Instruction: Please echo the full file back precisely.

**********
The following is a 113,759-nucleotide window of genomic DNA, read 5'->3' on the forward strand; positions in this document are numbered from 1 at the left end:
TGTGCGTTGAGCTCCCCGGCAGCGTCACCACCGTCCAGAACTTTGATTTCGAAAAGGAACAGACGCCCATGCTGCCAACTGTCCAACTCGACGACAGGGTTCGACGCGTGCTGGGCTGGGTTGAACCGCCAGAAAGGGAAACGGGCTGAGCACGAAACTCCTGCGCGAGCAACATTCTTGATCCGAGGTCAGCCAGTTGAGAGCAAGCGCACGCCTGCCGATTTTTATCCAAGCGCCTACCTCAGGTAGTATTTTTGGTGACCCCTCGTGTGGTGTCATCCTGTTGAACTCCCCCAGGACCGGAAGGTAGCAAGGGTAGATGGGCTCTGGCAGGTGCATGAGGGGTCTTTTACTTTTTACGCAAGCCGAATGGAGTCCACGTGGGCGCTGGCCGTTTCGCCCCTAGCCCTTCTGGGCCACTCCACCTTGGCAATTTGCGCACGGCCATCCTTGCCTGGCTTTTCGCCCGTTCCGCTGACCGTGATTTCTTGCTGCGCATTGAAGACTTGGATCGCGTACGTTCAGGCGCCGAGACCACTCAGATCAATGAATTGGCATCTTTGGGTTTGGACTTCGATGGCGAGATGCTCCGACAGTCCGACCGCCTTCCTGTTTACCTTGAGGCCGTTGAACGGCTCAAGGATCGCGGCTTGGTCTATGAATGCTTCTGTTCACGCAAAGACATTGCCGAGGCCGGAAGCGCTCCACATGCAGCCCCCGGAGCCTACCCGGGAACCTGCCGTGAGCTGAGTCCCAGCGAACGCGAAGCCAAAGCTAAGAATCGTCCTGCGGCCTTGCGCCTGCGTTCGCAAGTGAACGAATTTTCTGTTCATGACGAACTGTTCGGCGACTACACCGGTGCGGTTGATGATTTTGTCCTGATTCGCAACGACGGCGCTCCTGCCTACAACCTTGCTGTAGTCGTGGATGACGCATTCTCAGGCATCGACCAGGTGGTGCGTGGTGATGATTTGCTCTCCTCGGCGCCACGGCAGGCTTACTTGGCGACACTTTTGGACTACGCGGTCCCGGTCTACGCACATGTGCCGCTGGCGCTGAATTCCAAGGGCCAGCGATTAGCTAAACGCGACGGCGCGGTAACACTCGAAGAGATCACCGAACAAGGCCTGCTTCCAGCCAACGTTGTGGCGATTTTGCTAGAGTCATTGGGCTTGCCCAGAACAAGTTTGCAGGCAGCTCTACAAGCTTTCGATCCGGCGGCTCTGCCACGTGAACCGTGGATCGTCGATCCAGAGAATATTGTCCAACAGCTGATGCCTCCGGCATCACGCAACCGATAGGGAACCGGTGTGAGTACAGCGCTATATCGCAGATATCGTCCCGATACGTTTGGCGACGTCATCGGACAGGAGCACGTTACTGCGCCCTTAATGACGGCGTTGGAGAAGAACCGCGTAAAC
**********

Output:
The following is a 113,759-nucleotide window of genomic DNA, read 5'->3' on the forward strand; positions in this document are numbered from 1 at the left end:
TGTGCGTTGAGCTCCCCGGCAGCGTCACCACCGTCCAGAACTTTGATTTCGAAAAGGAACAGACGCCCATGCTGCCAACTGTCCAACTCGACGACAGGGTTCGACGCGTGCTGGGCTGGGTTGAACCGCCAGAAAGGGAAACGGGCTGAGCACGAAACTCCTGCGCGAGCAACATTCTTGATCCGAGGTCAGCCAGTTGAGAGCAAGCGCACGCCTGCCGATTTTTATCCAAGCGCCTACCTCAGGTAGTATTTTTGGTGACCCCTCGTGTGGTGTCATCCTGTTGAACTCCCCCAGGACCGGAAGGTAGCAAGGGTAGATGGGCTCTGGCAGGTGCATGAGGGGTCTTTTACTTTTTACGCAAGCCGAATGGAGTCCACGTGGGCGCTGGCCGTTTCGCCCCTAGCCCTTCTGGGCCACTCCACCTTGGCAATTTGCGCACGGCCATCCTTGCCTGGCTTTTCGCCCGTTCCGCTGACCGTGATTTCTTGCTGCGCATTGAAGACTTGGATCGCGTACGTTCAGGCGCCGAGACCACTCAGATCAATGAATTGGCATCTTTGGGTTTGGACTTCGATGGCGAGATGCTCCGACAGTCCGACCGCCTTCCTGTTTACCTTGAGGCCGTTGAACGGCTCAAGGATCGCGGCTTGGTCTATGAATGCTTCTGTTCACGCAAAGACATTGCCGAGGCCGGAAGCGCTCCACATGCAGCCCCCGGAGCCTACCCGGGAACCTGCCGTGAGCTGAGTCCCAGCGAACGCGAAGCCAAAGCTAAGAATCGTCCTGCGGCCTTGCGCCTGCGTTCGCAAGTGAACGAATTTTCTGTTCATGACGAACTGTTCGGCGACTACACCGGTGCGGTTGATGATTTTGTCCTGATTCGCAACGACGGCGCTCCTGCCTACAACCTTGCTGTAGTCGTGGATGACGCATTCTCAGGCATCGACCAGGTGGTGCGTGGTGATGATTTGCTCTCCTCGGCGCCACGGCAGGCTTACTTGGCGACACTTTTGGACTACGCGGTCCCGGTCTACGCACATGTGCCGCTGGCGCTGAATTCCAAGGGCCAGCGATTAGCTAAACGCGACGGCGCGGTAACACTCGAAGAGATCACCGAACAAGGCCTGCTTCCAGCCAACGTTGTGGCGATTTTGCTAGAGTCATTGGGCTTGCCCAGAACAAGTTTGCAGGCAGCTCTACAAGCTTTCGATCCGGCGGCTCTGCCACGTGAACCGTGGATCGTCGATCCAGAGAATATTGTCCAACAGCTGATGCCTCCGGCATCACGCAACCGATAGGGAACCGGTGTGAGTACAGCGCTATATCGCAGATATCGTCCCGATACGTTTGGCGACGTCATCGGACAGGAGCACGTTACTGCGCCCTTAATGACGGCGTTGGAGAAGAACCGCGTAAAC